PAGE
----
The lone-wolf terrorism phenomenon is attributed mainly to young Palestinians, who feed on the incitement on Palestinian social networks and media. Many of the young terrorists are frustrated. They come from families living in difficult economic situations, and seek to become “heroes” in a society that nurtures the legend of “martyrs.” Young Palestinians used to announce their deadly intentions on social media, or in videos. However, today, they typically take precautions and do not express their homicidal/suicidal intentions for fear of monitoring by the Israeli or P.A. security forces.
Within Palestinian society, there are also manifestations of soul-searching. Following Saturday’s attack on an ultra-Orthodox Jew near Damascus Gate, a veteran Palestinian journalist spoke out.
Ziad Abu Ziyad, a senior Fatah journalist in eastern Jerusalem, published an op-ed in the al-Quds newspaper on Dec. 5, 2021, in which he strongly criticized the Palestinian leadership:
“What happened yesterday [editor’s note: the shooting of the terrorist by Israeli Border Police] is murder in every sense of the word, and it is an episode in the cold-blooded killing series that is being practiced against our children and youth.
“[But] there is another question that we have to face with courage, honesty and responsibility: Who sent Mohammed Salima to do what he did? If there is no one who sent him, who is responsible for his actions?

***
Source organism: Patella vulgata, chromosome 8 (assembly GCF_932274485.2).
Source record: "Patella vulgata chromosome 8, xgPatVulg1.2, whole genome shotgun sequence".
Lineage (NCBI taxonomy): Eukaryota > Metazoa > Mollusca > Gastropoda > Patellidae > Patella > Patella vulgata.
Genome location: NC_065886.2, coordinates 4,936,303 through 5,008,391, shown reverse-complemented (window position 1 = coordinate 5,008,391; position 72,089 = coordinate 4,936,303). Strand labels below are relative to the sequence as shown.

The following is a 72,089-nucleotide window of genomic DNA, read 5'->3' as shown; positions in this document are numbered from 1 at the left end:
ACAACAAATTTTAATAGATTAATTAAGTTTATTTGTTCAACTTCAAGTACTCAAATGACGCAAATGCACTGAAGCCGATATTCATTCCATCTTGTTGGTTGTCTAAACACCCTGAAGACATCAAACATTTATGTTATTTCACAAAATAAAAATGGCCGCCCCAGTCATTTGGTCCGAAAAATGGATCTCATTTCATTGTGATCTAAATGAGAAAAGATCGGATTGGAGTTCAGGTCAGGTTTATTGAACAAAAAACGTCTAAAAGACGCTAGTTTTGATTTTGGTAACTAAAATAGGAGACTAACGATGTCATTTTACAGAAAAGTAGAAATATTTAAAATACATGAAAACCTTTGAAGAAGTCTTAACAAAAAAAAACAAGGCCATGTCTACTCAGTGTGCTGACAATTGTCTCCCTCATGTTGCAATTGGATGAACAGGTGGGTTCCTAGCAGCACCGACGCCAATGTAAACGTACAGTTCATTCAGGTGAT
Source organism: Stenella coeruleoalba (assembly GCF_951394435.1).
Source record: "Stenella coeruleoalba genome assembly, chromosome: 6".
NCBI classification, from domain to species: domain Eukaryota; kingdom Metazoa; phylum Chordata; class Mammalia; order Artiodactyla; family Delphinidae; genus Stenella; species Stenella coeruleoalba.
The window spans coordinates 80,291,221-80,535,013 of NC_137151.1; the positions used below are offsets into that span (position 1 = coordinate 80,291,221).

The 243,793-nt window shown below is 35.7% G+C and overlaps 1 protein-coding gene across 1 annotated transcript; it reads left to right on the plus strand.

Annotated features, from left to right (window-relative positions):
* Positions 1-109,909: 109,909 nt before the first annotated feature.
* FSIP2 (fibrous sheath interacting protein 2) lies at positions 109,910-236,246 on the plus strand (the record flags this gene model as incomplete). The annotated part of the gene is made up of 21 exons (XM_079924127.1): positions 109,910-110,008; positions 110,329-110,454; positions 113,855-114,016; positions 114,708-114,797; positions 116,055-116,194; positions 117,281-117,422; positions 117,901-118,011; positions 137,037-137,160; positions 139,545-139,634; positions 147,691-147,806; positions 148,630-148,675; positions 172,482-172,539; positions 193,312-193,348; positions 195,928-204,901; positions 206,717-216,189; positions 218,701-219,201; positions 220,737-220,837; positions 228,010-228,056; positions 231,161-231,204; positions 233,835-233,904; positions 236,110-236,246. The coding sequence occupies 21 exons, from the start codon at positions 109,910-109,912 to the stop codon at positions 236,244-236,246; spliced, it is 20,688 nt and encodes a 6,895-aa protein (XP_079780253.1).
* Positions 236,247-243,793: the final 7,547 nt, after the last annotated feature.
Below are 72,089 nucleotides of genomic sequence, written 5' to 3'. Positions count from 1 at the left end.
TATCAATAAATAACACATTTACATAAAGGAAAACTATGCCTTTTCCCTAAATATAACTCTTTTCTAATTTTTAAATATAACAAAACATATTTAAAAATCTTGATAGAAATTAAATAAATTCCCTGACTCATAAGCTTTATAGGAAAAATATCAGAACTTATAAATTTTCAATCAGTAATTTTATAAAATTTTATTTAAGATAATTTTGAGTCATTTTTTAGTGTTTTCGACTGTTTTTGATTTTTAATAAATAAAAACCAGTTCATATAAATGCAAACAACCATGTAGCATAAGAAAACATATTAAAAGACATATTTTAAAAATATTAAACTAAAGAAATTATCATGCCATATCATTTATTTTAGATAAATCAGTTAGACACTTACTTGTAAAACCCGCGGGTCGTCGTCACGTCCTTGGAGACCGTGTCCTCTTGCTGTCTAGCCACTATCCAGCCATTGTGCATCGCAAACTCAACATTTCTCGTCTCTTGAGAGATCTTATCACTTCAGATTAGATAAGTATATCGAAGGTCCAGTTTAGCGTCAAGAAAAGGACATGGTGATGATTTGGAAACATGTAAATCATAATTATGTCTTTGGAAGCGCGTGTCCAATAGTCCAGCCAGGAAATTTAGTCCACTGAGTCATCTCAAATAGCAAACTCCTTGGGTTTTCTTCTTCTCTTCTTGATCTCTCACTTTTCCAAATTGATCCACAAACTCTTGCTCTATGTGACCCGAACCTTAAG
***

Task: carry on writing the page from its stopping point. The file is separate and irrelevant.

“From time to time, we lose the flower of our young men and women. … Although the killing by the Israeli police, Border Police and the army is in cold blood, it does not absolve us of responsibility. The attacks by [Palestinian] individuals are useless spilling of blood, without purpose. What is the result of their deaths [with regard to] ending the occupation?
“These killings will not bring us independence and an end to the occupation, as the [Israeli forces’] killing of our children, which could be stopped, is useless and will not bring them security. Their killings will lead to nothing more than encouraging the will to retaliate, and we will enter a vicious cycle of mutual killing.”
Ziad Abu Ziyad ended his article by admitting that the lone attacks were useless to the Palestinian struggle:
“Where is the Palestinian leadership that bears responsibility for managing the struggle against the occupation? I do not mean only those who sit in Ramallah or Gaza, but all the leaders of the factions and those who speak for the Palestinian people and their fate. Where are you? Where is your national resistance plan? How long will our children and youth remain like sheep without a shepherd? Why do you cheer and glorify useless individual actions to cover up your leadership helplessness?”
Yoni Ben Menachem, a veteran Arab affairs and diplomatic commentator for Israel Radio and Television, is a senior Middle East analyst for the Jerusalem Center. He served as director general and chief editor of the Israel Broadcasting Authority.
This article was first published by the Jerusalem Center for Public Affairs.